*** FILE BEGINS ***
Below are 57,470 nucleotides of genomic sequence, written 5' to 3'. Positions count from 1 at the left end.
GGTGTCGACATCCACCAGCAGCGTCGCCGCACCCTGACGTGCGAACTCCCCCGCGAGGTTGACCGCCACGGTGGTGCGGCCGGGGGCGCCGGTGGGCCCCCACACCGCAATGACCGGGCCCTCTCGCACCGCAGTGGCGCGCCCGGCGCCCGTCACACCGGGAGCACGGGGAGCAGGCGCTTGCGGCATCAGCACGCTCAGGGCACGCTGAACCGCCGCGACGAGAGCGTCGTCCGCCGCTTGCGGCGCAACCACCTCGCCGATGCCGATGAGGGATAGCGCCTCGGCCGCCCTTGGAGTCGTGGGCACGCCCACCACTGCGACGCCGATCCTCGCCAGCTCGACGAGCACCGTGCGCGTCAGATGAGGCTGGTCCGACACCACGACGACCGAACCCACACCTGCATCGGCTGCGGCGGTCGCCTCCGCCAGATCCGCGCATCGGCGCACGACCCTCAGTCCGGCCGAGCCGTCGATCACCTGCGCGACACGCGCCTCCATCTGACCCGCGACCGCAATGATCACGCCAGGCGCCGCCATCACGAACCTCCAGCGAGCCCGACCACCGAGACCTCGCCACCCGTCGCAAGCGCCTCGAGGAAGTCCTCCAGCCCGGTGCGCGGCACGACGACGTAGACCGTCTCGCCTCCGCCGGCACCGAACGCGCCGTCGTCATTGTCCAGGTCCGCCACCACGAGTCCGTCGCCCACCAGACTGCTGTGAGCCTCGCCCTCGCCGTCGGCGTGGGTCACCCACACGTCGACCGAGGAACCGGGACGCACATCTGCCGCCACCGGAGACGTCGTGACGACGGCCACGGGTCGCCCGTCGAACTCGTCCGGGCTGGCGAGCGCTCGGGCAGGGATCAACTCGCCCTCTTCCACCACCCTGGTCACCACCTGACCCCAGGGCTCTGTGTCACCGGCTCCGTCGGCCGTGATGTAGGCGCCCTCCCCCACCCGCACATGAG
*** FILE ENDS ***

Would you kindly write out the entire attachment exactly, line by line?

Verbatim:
Below are 57,470 nucleotides of genomic sequence, written 5' to 3'. Positions count from 1 at the left end.
GGTGTCGACATCCACCAGCAGCGTCGCCGCACCCTGACGTGCGAACTCCCCCGCGAGGTTGACCGCCACGGTGGTGCGGCCGGGGGCGCCGGTGGGCCCCCACACCGCAATGACCGGGCCCTCTCGCACCGCAGTGGCGCGCCCGGCGCCCGTCACACCGGGAGCACGGGGAGCAGGCGCTTGCGGCATCAGCACGCTCAGGGCACGCTGAACCGCCGCGACGAGAGCGTCGTCCGCCGCTTGCGGCGCAACCACCTCGCCGATGCCGATGAGGGATAGCGCCTCGGCCGCCCTTGGAGTCGTGGGCACGCCCACCACTGCGACGCCGATCCTCGCCAGCTCGACGAGCACCGTGCGCGTCAGATGAGGCTGGTCCGACACCACGACGACCGAACCCACACCTGCATCGGCTGCGGCGGTCGCCTCCGCCAGATCCGCGCATCGGCGCACGACCCTCAGTCCGGCCGAGCCGTCGATCACCTGCGCGACACGCGCCTCCATCTGACCCGCGACCGCAATGATCACGCCAGGCGCCGCCATCACGAACCTCCAGCGAGCCCGACCACCGAGACCTCGCCACCCGTCGCAAGCGCCTCGAGGAAGTCCTCCAGCCCGGTGCGCGGCACGACGACGTAGACCGTCTCGCCTCCGCCGGCACCGAACGCGCCGTCGTCATTGTCCAGGTCCGCCACCACGAGTCCGTCGCCCACCAGACTGCTGTGAGCCTCGCCCTCGCCGTCGGCGTGGGTCACCCACACGTCGACCGAGGAACCGGGACGCACATCTGCCGCCACCGGAGACGTCGTGACGACGGCCACGGGTCGCCCGTCGAACTCGTCCGGGCTGGCGAGCGCTCGGGCAGGGATCAACTCGCCCTCTTCCACCACCCTGGTCACCACCTGACCCCAGGGCTCTGTGTCACCGGCTCCGTCGGCCGTGATGTAGGCGCCCTCCCCCACCCGCACATGAG